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How to improve your credit score fast

These strategies will help you improve your credit score as fast as possible.

Photo credit of iStock

A credit score is one of the most beneficial tools. It is used to measure your financial status. Banks and other financial institutions use your credit score to see how you handle your credit. It is easier to be approved for new loans or credit lines if you have a high credit score. So the higher, the better. Getting a good or excellent credit score gives you access to loans at the lowest interest rates.
It’s important to understand that a good or excellent credit score can save you hundreds of thousands of dollars in cash throughout your life. Having a good credit score also comes with having access to better plans on mortgages, auto loans, insurance, and other financing options. Most banks also compete for their business by providing better rates, perks, and fees because people with the best credit ratings are considered lower-risk borrowers.
The complete opposite applies to those with bad credit ratings. They are considered high-risk borrowers. This makes it hard to find banks and other financial institutions competing for their business. Also, having a poor credit rating makes it difficult to find housing, rent a car, or get an insurance policy due to lower insurance scores.
If you’d like to improve your credit score, there are several steps and strategies to follow. Granted, this will take time and a lot of patience. Here are the ways you can take to improve your credit score step-by-step:
1. Check Your Credit Reports
Checking your credit history is the best step because it shows what’s working for you and what’s not. And knowing what’s wrong is the first step to understanding how to fix it.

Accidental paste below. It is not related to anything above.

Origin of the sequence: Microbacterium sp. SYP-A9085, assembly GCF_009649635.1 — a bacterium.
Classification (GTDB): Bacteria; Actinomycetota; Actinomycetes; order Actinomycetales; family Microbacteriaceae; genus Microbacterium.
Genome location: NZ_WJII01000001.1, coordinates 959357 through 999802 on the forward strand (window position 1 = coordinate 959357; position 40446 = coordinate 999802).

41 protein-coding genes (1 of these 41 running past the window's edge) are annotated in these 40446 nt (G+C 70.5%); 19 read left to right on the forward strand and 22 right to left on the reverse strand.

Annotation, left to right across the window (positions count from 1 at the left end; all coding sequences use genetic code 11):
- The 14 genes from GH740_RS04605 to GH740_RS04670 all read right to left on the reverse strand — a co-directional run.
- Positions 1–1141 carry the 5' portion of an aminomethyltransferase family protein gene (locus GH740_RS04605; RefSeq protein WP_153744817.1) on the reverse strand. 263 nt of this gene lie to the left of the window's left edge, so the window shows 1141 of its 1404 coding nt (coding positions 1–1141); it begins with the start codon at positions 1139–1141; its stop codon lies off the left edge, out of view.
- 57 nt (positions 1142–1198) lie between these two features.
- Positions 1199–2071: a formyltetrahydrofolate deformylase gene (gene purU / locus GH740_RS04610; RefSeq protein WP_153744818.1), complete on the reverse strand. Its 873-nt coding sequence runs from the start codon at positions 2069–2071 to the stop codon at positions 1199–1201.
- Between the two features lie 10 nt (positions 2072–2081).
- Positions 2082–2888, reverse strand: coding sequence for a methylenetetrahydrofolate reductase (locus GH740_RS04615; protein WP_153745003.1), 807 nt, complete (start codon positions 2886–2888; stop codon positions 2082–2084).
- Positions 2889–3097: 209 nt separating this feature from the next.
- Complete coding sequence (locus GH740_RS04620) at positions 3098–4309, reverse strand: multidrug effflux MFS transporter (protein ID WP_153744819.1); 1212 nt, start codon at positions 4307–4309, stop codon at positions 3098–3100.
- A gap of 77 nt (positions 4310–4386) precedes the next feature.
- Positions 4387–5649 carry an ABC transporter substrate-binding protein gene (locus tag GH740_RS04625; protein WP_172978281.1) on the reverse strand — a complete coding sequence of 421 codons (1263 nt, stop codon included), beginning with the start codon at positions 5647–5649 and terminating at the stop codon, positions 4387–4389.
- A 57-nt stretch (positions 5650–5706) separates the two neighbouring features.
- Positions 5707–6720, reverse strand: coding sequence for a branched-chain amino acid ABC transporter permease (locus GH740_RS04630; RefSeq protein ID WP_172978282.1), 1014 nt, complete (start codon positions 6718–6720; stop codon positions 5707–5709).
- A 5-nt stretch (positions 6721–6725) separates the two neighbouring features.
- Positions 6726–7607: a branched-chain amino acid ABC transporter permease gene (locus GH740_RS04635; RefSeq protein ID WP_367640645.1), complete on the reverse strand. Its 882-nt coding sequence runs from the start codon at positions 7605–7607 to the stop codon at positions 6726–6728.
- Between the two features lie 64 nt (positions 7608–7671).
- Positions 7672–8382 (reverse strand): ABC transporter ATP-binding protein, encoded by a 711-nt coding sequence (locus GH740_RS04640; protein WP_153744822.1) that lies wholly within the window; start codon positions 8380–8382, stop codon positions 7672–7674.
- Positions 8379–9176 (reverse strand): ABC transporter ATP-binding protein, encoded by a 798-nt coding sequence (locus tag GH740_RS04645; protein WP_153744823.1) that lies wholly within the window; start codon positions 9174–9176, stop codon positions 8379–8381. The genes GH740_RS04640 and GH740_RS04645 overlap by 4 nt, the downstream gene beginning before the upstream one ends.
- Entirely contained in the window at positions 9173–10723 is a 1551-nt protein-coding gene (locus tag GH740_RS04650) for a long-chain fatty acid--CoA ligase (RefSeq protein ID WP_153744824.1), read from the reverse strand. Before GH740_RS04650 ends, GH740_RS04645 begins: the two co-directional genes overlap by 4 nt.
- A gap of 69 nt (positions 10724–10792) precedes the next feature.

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Get a copy of your credit report from the 3 major credit bureaus — TransUnion, Equifax, and Experian. You could always use the official website,, and check your credit history once a year for free. Then use each of those reports to see what’s helping to improve your credit score and what is not.
Here are some of the factors that contribute to a 100 score points on your credit card:
1. History of making payments on time.
2. Low to zero inquiries for new credit.
3. Minimal balances on your credit cards.
4. Older credit accounts.
You can always have errors in your credit history, so it’s good to check your credit score regularly. But do so through soft inquiries, which could be done through your bank. Most banks offer credit monitoring to their customers, so it’s important to check this with your bank and enroll in their service to receive credit alerts. This will let you know if and when your score changes.
2. Simplify your monthly bill payments
It is shown that FICO credit scores are used by most lenders (91% of them to be accurate). They are also determined by certain factors, such as:
a. Payment history — 35%
b. Credit Usage — 30%
c. Age of credit accounts — 15%.
d. Credit mix — 10% and
e. New credit inquiries — 10%
As you can see, the first factor (payment history) with the most impact on credit score. So leave any paid debts such as auto loans or student loans on your record. It is an advantage to pay your debts in full and on time. So make sure you avoid late payments as much as possible, as this is the easiest way to improve your credit score in no time.

Photo credit at iStock

Here are some tips for doing just that:
You could create a paper or digital reporting system like a spreadsheet to keep track of your monthly payments. You can also use some apps to set alerts for your upcoming payments in the week or month. Finally, make sure to automate your bill payments from your bank account. This helps to keep you accountable and prevent you from defaulting.
3. Get and keep a 30% Credit Utilization
Credit utilization is the size or the amount of credit limit used at any given time. In the FICO credit score regulations, this is the second most beneficial factor.